6. Tell it with energy! Because this is a video, and it is an hour long. Help keep us all interested by telling your answer with energy.
7. Think. There is no need for you to be a “machine gun” rattling back answers. Give the question some thought and then answer it. Repeat: Give each question some thought and then answer it. There is no need for you to be a “machine gun” rattling back answers.
8. You can look at pictures or papers before you start to talk. (But looking and answering at the same moment do not mix well on camera.) If you want, you can look at any record or papers or at pictures to be sure of what you are saying. In fact, the jury is impressed if you look at something to be sure of the accuracy of your memory or what the picture or document says — if after that you lift your head and then look at the camera and talk. (Don’t just read from the record.)
9. Answer the actual question; answer it directly; and then stop.
You need to know what the actual question is. Some lawyers will deliberately ask you two questions like they are one question, so that you will be “wrong” if you just answer the last part of what they say. Or others will say something that is wrong as if it were a statement, and then ask you a question. So you have to listen and be sure what the actual question is before you start talking. You have a right to say that you do not understand the question or cannot answer it the way it is worded.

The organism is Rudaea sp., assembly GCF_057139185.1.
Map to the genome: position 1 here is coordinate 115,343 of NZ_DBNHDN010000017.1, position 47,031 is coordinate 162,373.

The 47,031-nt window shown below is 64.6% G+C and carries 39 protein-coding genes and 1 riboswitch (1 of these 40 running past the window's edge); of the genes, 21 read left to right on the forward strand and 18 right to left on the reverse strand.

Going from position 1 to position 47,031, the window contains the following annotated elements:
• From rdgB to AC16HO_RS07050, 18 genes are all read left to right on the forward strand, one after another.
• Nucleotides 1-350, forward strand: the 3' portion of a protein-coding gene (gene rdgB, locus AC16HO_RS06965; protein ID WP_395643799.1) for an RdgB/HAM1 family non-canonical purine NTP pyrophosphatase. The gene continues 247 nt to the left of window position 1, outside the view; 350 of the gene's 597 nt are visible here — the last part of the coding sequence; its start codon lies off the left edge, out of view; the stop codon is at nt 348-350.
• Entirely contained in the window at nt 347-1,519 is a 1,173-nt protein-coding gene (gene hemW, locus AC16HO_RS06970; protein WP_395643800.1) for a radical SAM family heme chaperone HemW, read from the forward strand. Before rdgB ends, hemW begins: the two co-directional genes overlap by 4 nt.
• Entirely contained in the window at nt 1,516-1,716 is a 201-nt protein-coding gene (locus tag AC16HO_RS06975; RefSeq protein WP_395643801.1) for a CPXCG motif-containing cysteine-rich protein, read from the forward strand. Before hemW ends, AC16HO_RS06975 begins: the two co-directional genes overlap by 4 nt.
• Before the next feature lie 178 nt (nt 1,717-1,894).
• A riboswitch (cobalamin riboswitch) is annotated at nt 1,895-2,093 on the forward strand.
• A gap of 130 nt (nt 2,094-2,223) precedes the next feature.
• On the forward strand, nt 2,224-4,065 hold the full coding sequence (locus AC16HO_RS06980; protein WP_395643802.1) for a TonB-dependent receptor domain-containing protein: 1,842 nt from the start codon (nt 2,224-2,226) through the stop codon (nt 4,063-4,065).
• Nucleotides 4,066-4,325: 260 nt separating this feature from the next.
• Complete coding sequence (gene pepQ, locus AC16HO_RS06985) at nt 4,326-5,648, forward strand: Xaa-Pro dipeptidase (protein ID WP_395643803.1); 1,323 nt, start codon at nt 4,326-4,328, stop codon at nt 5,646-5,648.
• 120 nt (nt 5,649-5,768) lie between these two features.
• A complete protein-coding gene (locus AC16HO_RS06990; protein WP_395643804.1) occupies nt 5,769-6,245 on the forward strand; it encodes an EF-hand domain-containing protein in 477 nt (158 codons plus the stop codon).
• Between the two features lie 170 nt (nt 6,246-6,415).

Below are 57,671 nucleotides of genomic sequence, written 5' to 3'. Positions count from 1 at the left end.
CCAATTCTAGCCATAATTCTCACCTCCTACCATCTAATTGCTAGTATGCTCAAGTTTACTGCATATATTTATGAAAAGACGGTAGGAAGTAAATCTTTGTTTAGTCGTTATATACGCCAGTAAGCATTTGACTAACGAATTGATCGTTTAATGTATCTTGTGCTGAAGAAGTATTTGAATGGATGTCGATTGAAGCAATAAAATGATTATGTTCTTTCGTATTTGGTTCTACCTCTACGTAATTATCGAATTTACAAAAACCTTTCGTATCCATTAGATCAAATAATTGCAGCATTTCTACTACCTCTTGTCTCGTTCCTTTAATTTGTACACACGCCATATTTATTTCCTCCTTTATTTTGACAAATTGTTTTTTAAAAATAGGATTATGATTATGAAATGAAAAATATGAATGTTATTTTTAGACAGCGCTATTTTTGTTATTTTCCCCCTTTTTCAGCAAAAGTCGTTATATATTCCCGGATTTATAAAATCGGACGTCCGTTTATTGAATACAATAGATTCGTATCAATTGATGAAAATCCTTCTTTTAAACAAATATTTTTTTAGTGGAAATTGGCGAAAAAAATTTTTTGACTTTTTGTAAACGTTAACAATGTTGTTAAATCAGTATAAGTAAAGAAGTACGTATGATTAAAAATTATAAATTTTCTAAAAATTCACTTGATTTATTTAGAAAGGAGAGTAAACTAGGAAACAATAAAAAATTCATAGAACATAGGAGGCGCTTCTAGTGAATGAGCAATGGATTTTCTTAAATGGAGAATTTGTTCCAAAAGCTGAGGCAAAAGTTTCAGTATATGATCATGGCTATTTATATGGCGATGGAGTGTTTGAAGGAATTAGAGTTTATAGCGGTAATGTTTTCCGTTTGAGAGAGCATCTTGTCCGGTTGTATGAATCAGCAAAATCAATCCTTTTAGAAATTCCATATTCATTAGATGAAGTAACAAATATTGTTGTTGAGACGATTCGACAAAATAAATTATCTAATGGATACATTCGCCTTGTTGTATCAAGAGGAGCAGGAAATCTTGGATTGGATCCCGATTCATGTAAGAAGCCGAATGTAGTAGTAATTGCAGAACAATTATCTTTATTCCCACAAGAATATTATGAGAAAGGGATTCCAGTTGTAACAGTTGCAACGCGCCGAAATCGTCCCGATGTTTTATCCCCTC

Answer the actual question directly and to the point. Then stop. (The other lawyer may want you to ramble, but resist the temptation.)
Listen to the question. Wait for the lawyer to stop. Then stop and think before answering.
Answering a question is a five (5) part process:
(1) Listen to the question.
(2) Wait for the lawyer to stop.
(3) Then stop and think about what the actual question is.
If you do not understand it, say so.
(4) Then think about what the answer is to that actual question.
(5) Then answer, by talking to the camera.
Only if you have taken the time (1) to listen to the question and (2) to wait for the lawyer to stop, then you can (3) think clearly what is actually being asked. Then you (4) think; next (5) you open your mouth and answer.
- Slow down — listen to the question. Pay full attention to the question.
- Answer the actual question, and stop.
- Talk with confidence.
- Speak to the camera, not to the attorney.
- Keep it short. Never miss a chance to stop talking!